Density bonuses

Density bonuses policies in which developers are given an option to develop under either a “base zoning” or alternative rules which allow denser, more profitable development in exchange for the provision of costly community benefits. These community benefits could be amenities such as plazas or parks, direct provision of income-restricted housing, or fees to be paid in lieu of the direct provision of benefits.

Relative to lax zoning, density bonuses are economically similar to applying a high-rate tax on the narrow base of new construction. A simple supply-demand analysis says that, relative to lax zoning, density bonus policies will produce less overall new housing. However, lax zoning isn’t necessarily the alternative. Density bonus programs are political deals in which politically-unpopular new development “buys” acceptance by sharing its profits with a broader community.

In order to garner developer participation, the values of fees assessed must be low enough to continue to allow developers to profit from the additional units. Meanwhile, political success can depend on fees being high enough to satisfy those who might otherwise oppose development. The benefits of the program have a ceiling; in times when market rent is much when rents only narrowly exceed construction costs, there may not be a dollar value which both satisfies development opponents and allows profitable development.

Density bonus programs vary in their effectiveness. Austin’s VMU program, passed in 2008, has transformed Austin’s apartment construction market, with a significant percentage of new apartments being constructed under this scheme. Almost every new development in downtown Austin has chosen to participate in Austin’s downtown density bonus program, paying into funds in exchange for permitting more density.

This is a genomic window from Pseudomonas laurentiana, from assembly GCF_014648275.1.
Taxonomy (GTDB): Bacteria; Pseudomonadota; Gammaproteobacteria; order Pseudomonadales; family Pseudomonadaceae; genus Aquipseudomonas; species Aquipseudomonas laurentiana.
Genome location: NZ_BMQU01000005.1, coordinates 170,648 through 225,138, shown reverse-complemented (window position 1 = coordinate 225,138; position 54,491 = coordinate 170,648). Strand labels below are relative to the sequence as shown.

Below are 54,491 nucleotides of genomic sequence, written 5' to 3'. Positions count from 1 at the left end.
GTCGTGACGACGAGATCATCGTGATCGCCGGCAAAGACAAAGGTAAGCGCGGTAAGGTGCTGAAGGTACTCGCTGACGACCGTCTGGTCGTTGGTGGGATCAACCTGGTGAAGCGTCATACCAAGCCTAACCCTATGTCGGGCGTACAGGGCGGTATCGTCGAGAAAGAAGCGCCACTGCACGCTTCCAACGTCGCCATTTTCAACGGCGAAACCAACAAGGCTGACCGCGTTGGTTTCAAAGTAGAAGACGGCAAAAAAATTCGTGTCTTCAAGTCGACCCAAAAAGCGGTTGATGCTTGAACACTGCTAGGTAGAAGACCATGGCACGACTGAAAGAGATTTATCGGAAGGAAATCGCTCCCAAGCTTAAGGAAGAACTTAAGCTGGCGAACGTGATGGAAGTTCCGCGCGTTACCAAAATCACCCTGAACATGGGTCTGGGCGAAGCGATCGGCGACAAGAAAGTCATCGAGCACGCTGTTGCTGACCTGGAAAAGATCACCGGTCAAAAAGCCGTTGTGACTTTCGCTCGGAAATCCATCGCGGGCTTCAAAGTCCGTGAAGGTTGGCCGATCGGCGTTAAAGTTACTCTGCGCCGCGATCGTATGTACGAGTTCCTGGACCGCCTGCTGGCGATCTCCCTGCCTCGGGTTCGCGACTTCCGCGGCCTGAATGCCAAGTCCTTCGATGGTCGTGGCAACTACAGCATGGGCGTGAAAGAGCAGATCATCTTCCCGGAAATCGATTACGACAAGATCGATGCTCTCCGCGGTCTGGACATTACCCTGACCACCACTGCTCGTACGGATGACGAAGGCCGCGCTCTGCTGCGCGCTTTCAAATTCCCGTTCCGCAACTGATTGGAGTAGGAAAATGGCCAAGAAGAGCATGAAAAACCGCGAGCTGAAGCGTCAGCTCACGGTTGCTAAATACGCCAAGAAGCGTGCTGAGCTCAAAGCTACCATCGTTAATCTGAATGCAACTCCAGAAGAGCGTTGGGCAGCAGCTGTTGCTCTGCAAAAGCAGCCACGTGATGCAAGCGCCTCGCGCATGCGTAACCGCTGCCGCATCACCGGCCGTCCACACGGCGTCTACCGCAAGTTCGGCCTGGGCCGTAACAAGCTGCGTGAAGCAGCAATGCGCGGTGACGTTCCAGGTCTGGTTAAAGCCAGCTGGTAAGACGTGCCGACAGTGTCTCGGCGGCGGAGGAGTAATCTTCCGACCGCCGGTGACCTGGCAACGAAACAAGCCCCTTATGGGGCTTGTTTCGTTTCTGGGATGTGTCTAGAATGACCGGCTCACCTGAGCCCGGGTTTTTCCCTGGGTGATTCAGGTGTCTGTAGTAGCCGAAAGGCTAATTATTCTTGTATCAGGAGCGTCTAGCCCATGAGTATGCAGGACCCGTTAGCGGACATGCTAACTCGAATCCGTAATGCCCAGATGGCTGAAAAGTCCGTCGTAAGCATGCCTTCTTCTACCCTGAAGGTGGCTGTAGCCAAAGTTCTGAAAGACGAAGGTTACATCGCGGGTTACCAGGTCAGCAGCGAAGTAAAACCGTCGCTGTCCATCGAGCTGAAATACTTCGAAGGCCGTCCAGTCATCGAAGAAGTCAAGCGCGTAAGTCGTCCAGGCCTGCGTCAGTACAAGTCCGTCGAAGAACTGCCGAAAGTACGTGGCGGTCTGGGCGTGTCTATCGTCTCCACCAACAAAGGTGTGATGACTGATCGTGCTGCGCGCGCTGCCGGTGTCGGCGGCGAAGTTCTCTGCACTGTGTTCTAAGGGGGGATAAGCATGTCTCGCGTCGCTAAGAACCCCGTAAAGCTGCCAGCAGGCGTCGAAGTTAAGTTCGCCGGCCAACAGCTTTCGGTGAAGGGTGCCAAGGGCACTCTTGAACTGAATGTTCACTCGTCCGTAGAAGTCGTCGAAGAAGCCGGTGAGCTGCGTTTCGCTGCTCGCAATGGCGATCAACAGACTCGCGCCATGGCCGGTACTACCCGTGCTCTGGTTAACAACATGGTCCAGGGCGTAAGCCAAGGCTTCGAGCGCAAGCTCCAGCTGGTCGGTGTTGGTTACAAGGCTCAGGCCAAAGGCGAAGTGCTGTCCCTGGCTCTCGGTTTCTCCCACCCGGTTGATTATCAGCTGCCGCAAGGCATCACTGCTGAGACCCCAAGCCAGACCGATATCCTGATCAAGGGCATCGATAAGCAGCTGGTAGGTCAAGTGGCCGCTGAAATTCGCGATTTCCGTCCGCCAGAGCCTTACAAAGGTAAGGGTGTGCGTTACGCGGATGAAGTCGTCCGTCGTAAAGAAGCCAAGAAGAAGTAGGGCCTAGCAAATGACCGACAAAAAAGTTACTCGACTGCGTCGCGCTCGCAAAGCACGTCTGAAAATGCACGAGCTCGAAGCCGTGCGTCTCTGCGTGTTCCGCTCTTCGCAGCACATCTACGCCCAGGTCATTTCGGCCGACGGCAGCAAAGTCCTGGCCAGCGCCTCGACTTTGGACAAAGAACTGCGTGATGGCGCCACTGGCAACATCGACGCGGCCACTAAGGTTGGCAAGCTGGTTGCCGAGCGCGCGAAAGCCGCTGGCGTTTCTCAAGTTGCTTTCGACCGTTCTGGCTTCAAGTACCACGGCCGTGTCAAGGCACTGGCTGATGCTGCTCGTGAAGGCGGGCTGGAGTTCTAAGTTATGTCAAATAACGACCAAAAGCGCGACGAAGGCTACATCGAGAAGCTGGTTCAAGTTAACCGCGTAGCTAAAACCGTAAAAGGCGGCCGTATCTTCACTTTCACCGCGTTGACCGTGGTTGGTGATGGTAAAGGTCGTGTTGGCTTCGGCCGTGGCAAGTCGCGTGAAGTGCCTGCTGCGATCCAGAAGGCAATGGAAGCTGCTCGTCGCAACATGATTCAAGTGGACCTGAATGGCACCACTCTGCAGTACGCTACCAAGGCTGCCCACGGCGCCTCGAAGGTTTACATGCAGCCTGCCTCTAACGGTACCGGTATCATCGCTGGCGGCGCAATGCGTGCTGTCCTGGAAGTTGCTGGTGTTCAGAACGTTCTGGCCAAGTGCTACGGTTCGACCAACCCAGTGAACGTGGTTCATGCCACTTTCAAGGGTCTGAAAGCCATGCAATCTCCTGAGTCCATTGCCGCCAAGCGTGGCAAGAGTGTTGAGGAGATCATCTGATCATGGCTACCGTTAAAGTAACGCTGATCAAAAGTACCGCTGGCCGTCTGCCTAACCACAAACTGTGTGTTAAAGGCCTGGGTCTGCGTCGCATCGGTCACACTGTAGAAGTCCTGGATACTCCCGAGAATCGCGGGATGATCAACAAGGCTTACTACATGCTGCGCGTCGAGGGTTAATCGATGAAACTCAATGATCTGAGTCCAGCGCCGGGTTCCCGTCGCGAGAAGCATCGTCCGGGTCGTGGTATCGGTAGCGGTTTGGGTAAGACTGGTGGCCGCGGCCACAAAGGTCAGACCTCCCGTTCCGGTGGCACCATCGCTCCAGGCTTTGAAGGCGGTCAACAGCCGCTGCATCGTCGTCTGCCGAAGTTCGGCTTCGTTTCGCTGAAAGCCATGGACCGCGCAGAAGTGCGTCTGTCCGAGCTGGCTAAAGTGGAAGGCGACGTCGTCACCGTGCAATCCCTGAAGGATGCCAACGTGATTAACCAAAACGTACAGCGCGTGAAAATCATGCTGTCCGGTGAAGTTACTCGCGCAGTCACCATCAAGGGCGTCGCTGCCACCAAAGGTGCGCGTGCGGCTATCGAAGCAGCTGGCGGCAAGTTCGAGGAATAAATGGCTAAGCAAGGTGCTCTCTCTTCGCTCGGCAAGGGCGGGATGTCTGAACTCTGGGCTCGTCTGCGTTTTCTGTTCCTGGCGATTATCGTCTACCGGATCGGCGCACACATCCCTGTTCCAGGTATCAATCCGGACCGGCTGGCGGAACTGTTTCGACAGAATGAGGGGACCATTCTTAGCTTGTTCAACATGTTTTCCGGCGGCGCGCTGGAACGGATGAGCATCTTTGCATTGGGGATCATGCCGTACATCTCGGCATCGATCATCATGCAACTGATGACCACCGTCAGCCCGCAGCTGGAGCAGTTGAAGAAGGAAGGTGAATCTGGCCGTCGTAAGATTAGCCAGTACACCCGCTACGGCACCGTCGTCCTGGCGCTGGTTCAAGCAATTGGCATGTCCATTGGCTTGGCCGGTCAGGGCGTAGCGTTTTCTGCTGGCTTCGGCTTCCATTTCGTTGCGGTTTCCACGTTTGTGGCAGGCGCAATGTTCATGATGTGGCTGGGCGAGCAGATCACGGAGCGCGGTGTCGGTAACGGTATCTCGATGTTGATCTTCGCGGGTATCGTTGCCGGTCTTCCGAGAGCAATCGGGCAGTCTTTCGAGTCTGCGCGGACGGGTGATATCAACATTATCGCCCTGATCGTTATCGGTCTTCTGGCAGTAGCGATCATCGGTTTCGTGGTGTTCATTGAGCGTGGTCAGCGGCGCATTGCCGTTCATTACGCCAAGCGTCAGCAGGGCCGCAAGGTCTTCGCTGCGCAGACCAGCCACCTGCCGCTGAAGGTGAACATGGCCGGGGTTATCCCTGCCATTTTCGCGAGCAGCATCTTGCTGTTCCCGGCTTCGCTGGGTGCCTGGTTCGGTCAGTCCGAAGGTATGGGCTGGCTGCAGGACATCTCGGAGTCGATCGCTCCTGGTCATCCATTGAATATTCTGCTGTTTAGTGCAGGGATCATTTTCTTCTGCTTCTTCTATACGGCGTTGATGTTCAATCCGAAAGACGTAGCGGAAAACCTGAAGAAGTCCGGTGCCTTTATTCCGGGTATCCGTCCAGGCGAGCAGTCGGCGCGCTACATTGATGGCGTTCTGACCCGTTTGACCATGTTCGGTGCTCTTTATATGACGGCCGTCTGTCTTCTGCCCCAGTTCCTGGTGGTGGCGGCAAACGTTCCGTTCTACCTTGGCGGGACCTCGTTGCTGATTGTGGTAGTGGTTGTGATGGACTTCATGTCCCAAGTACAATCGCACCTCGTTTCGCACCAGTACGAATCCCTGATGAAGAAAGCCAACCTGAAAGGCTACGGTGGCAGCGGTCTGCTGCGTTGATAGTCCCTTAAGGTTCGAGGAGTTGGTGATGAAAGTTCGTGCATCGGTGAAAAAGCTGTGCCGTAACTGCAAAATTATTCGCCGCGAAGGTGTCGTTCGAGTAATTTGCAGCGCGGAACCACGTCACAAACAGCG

The major areas that density bonus programs don’t address are:

  • Density bonuses are far more politically feasible in adding incremental density to already-dense areas than adding incremental density to low-density areas. For example, Austin has density bonus programs for Vertical Mixed Use along high-traffic corridors, downtown high-rise districts, and student-oriented West Campus. There are no density bonus programs allowing developers to buy their way into the right to construct 4-plexes instead of duplexes on highly-desirable side streets.
  • As a political compromise, density bonuses are subject to similar political forces as any other city process. Development-skeptical politicians can easily adjust density bonuses through “technical fixes” to the dollar value that render use of the density bonus uneconomic.